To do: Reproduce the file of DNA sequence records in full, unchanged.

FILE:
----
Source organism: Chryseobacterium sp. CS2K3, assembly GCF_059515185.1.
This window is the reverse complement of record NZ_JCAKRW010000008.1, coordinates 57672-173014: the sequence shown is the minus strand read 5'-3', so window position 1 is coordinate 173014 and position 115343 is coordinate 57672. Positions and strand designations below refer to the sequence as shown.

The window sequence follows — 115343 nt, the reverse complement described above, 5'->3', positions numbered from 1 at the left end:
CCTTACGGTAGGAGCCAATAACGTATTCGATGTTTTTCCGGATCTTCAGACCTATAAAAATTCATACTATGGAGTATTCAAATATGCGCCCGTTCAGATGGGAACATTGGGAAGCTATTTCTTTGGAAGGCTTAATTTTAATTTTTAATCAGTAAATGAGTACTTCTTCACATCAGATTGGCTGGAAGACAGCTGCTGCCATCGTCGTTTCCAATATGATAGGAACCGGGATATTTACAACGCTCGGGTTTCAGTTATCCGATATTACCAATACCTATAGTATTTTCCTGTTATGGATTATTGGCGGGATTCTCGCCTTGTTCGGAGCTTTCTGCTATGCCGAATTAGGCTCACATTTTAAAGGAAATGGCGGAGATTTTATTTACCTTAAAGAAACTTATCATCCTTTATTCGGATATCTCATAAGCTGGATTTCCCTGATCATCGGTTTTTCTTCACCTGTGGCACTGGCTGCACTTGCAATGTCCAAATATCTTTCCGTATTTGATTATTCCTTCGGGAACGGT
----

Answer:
Source organism: Chryseobacterium sp. CS2K3, assembly GCF_059515185.1.
This window is the reverse complement of record NZ_JCAKRW010000008.1, coordinates 57672-173014: the sequence shown is the minus strand read 5'-3', so window position 1 is coordinate 173014 and position 115343 is coordinate 57672. Positions and strand designations below refer to the sequence as shown.

The window sequence follows — 115343 nt, the reverse complement described above, 5'->3', positions numbered from 1 at the left end:
CCTTACGGTAGGAGCCAATAACGTATTCGATGTTTTTCCGGATCTTCAGACCTATAAAAATTCATACTATGGAGTATTCAAATATGCGCCCGTTCAGATGGGAACATTGGGAAGCTATTTCTTTGGAAGGCTTAATTTTAATTTTTAATCAGTAAATGAGTACTTCTTCACATCAGATTGGCTGGAAGACAGCTGCTGCCATCGTCGTTTCCAATATGATAGGAACCGGGATATTTACAACGCTCGGGTTTCAGTTATCCGATATTACCAATACCTATAGTATTTTCCTGTTATGGATTATTGGCGGGATTCTCGCCTTGTTCGGAGCTTTCTGCTATGCCGAATTAGGCTCACATTTTAAAGGAAATGGCGGAGATTTTATTTACCTTAAAGAAACTTATCATCCTTTATTCGGATATCTCATAAGCTGGATTTCCCTGATCATCGGTTTTTCTTCACCTGTGGCACTGGCTGCACTTGCAATGTCCAAATATCTTTCCGTATTTGATTATTCCTTCGGGAACGGT